The other mammal, about the size of a medium-sized dog,  discovered at the site, is Heptodon, is an ancient relative of modern tapirs, which resemble small rhinos with no horns and a short, mobile, trunk or proboscis.

Heptodon was about half the size of today’s tapirs, and it lacked the short trunk that occurs on later species and their living cousins. Based upon its teeth, it was probably a leaf-eater, which fits nicely with the rain forest environment indicated by the fossil plants at Driftwood Canyon,”  Eberle said.

Most of the fossil-bearing rocks at Driftwood Canyon formed on the bottom of an ancient lake and are well-known for their exceptionally well-preserved leaves, insects, and fishes.

“The discovery in northern British Columbia of an early cousin to tapirs is intriguing because today’s tapirs live in the tropics. Its occurrence, alongside a diversity of fossil plants that indicates a rain forest, supports an idea put forward by others that tapirs and their extinct kin are good indicators of dense forests and high precipitation,” she said.

Forests, lakes, rivers

Fossil plants from the site indicate the area seldom experienced freezing temperatures and probably had a climate similar to that of Portland, Oregon, located roughly 1,126 kilometres or 700 miles to the south.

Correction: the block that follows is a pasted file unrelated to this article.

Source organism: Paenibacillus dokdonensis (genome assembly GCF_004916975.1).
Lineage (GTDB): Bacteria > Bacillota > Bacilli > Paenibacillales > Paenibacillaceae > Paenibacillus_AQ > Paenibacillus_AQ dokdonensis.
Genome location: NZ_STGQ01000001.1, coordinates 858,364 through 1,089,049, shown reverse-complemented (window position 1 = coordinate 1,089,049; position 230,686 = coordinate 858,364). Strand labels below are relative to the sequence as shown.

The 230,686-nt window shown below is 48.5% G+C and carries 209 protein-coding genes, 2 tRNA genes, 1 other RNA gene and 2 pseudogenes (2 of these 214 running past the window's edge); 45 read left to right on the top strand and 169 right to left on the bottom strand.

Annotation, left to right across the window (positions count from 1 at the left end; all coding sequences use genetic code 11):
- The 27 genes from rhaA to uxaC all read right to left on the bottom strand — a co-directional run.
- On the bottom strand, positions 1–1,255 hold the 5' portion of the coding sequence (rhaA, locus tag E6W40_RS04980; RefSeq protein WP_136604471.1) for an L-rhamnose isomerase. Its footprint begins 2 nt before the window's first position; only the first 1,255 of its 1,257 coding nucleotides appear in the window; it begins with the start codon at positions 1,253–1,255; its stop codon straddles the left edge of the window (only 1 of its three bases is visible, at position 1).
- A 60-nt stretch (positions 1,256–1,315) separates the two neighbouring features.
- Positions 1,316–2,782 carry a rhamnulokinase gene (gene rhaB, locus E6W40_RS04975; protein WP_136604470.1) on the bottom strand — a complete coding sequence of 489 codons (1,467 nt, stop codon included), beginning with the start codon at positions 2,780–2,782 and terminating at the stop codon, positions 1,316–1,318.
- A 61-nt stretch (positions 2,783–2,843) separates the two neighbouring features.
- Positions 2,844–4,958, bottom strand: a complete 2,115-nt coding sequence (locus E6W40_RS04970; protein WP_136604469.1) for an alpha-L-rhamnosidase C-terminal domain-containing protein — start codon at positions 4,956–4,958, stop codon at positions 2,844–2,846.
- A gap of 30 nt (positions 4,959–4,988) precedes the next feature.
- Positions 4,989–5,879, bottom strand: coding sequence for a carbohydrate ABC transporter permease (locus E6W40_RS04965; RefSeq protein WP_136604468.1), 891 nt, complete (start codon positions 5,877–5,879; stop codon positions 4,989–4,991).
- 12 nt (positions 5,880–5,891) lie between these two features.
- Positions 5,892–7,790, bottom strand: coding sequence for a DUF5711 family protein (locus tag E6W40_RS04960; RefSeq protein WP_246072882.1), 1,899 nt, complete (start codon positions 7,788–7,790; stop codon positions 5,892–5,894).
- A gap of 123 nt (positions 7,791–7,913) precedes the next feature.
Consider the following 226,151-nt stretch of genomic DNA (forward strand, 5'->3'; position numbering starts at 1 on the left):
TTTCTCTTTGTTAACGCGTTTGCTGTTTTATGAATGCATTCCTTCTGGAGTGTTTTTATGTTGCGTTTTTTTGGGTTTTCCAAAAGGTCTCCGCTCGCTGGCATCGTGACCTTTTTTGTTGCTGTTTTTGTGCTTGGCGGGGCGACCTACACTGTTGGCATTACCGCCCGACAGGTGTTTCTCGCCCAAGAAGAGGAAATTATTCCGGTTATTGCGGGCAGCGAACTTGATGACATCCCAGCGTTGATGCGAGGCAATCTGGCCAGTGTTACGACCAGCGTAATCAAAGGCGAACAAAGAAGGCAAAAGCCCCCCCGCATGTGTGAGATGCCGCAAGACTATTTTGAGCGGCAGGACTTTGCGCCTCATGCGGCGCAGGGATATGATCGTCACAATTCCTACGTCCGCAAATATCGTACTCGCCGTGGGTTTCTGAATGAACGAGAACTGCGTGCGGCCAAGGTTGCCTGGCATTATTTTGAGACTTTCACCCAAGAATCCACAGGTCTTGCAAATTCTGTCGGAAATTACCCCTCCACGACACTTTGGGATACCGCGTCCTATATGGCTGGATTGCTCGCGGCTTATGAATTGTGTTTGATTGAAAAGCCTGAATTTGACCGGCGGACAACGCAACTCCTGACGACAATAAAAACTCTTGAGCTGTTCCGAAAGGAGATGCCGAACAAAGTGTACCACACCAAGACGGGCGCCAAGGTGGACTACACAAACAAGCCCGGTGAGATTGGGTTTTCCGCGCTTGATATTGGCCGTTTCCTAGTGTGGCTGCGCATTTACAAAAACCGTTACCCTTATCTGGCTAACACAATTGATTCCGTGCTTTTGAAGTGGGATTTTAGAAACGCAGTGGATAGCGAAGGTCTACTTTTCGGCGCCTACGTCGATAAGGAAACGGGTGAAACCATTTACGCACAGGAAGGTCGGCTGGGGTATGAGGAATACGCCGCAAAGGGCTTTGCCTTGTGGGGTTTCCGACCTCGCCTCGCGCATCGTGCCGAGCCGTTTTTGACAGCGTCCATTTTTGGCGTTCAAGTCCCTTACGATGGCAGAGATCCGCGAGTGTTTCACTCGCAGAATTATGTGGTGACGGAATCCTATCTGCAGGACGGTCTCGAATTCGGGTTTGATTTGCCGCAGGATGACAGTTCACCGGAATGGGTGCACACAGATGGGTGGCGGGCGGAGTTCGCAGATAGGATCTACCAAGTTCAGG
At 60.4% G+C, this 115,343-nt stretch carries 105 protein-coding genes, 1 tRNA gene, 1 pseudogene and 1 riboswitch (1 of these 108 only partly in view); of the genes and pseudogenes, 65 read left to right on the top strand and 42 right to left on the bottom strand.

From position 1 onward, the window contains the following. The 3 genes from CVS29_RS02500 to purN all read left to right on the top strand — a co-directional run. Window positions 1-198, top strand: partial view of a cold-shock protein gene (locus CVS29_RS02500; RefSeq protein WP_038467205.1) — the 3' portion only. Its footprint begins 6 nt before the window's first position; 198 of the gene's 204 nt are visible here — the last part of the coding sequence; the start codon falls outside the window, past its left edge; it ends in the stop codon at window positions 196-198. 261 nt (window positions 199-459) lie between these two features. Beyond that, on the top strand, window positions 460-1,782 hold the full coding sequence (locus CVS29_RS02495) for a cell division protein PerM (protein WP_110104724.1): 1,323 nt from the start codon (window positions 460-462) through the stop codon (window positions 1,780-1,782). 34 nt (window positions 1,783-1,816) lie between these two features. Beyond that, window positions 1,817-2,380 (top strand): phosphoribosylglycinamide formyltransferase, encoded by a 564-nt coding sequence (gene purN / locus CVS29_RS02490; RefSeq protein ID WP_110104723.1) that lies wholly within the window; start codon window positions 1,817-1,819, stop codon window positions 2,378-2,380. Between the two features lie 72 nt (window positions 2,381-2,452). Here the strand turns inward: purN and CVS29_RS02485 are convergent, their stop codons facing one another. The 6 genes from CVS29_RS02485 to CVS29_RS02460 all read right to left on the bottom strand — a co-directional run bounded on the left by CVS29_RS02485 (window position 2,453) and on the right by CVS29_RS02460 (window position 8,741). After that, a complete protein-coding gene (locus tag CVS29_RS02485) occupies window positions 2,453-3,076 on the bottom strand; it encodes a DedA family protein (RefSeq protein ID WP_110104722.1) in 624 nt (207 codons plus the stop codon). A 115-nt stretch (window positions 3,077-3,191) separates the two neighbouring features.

The current and previous studies have shown the hedgehog and tapid lived on the shores of a lake surrounded by a mixed conifer-broadleaf forest with redwoods, such as Metasequoia and Sequoia, cedars, fir, larch, golden larch, spruce, pine as well as rare ginkgoes. There were also broadleaf deciduous trees such as alder, birch,  sassafras, elms, and relatives of the oak family. In the lake were Azolla, a floating fern,  which are frequently found as preserved mats in the fossil shale of the cliff at Driftwood, which together with the fine preservation of the insects indicate a quiet water lake.

The remains on the hedgehog were found in the fossil lake bed while the tapir was found in river sediments.

The paleoclimate has been reconstructed suggesting the region had  a mean annual temperature of between 10 degrees C and 15 degrees C, with minimal winter freezing and annual precipitation of about 100 centimetres a year. Today, the mean annual temperature for Smithers is 4.2 degrees C with 50.85 centimetres of precipitation a year

Lost world

“Driftwood Canyon is a window into a lost world – an evolutionary experiment where palms grew beneath spruce trees and the insects included a mixture of Canadian and Australian species. Discovering mammals allows us to paint a more complete picture of this lost world,” said Dr. David Greenwood of Brandon University, a co-author of the study.

“The early Eocene is a time in the geological past that helps us understand how present day Canada came to have the temperate plants and animals it has today. However, it can also help us understand how the world may change as the global climate continues to warm.”